teaching when we see it," but this is hardly an objective criterion.
We must recognize that arriving at a good teaching style can depend
heavily on individual characteristics. What is an incredibly
successful technique for one instructor may be completely
inappropriate for another, and yet both may be superbly effective
Finally, is there a danger that too much emphasis on evaluation of
teaching may distort our behavior in the classroom, pushing us away
from idiosyncratic excellence and toward a uniform mediocrity? Could
stronger emphasis on pedagogy diminish the importance of scholarly
excellence and lead to a de-professionalization of the professorate
akin to what has occurred in secondary education?
- Improvement of Teaching
The department faculty discuss teaching
issues regularly, if informally, in mail-room conversation, at lunch,
in late afternoon chats, etc. This has gone on for as long as any of
us have been here. Overall, the department does a very good job of
teaching. Each member of the department makes a serious effort to
teach well and to improve teaching, although we may not all have the
same conception of what this entails. This kind of informal, but
quite focused, concern for teaching has lead to many experiments and
innovations in our curriculum. Over the years we have introduced new
courses and deleted obsolete ones, tried out "group methods,"
"projects," and the use of technology, usually be keeping our ears to
the ground and sharing interests and information.
More formally, we have recently instituted a system of "options"
(tracks) for our majors, to give them better guidance on what path to
follow through the curriculum. Detailed information is now provided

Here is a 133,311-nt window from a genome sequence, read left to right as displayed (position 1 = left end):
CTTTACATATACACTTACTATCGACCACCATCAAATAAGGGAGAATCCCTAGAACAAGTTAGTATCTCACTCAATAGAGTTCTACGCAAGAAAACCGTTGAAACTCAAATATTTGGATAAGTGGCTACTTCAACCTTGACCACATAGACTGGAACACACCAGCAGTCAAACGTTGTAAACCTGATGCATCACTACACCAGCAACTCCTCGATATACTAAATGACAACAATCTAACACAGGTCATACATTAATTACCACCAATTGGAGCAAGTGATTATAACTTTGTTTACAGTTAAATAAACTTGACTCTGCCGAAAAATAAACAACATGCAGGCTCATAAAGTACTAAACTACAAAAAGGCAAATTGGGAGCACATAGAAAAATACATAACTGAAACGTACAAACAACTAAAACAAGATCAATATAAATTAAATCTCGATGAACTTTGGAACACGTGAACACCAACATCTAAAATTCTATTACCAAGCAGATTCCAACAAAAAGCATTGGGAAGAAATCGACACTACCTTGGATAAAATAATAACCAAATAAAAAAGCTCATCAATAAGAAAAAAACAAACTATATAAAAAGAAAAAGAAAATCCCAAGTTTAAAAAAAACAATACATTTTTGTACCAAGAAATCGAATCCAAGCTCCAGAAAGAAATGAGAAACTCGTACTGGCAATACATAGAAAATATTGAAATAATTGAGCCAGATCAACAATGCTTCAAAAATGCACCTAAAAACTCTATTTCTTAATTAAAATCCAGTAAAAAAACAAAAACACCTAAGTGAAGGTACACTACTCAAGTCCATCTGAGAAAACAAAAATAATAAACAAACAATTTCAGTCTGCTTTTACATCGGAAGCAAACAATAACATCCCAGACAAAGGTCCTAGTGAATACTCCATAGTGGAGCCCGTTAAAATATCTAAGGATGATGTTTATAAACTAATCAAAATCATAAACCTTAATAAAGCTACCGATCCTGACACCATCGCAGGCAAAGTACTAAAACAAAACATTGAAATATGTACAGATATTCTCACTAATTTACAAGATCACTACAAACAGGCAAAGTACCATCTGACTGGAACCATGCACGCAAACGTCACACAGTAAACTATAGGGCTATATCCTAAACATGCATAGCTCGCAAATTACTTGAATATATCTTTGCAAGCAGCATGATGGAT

in a department guidebook.
Another formal structure is our summer training program required
for all TA's. Thanks to a Department of Education grant, those who
are to teach in the upcoming year are given the equivalent of a
two-semester course in both the subject matter of the classes they
will teach and in suggested teaching methods. The TAs are further
helped by the fact that in large multi-section courses there is
always a faculty "coordinator" who is responsible for creating a
uniform curriculum, setting the exams, and generally overseeing the
conduct of the course.
Another formal practice of note is the Math Tutoring Center which
offers open tutorial services to all students in our non-major
courses. The center is staffed by graduate students and a few
advanced undergraduates and runs from 7:00 p.m. to 9:30 p.m. Sunday
through Thursday every week during the semester.
Junior faculty are "mentored" informally. This has worked well
over the years and, since there has been so little hiring recently,
there does not seem to be a need at present for anything more formal.
Members of the department feel that, in
general, we do a good job of working to improve our program as a
department and to improve our teaching as individuals. Much work is
quietly done to introduce new topics, employ new technology, etc.
Many express the thought that teaching mathematics is like teaching a
language: it requires skill development in symbolic manipulation and
close reading. For this reason, many in the department feel that an
important component of the improvement of teaching is to keep class
sizes as low as is reasonably possible.
As described above, the department
advisory committee does a fairly through review of teaching
evaluations and incorporates the results in its annual salary
recommendations. In addition, in promotion and tenure cases, teaching
evaluations spanning several years are reviewed and in some cases
letters from former students are solicited.
This topic was perhaps most troubling to
department members. Much of the murkiness here derives from this
question: if it is unclear how to define or measure "good teaching,"
then how can you create a rational reward system?
Another thought expressed was that in recent years so little
"reward has been available that neither teaching nor research have
garnered much, if any, and without this the question is moot. A last
thought is that it is absurd to reward good teaching with time off
from teaching. Apparently, E.J. McShane once suggested that good
teaching should rather be rewarded with a year or semester free of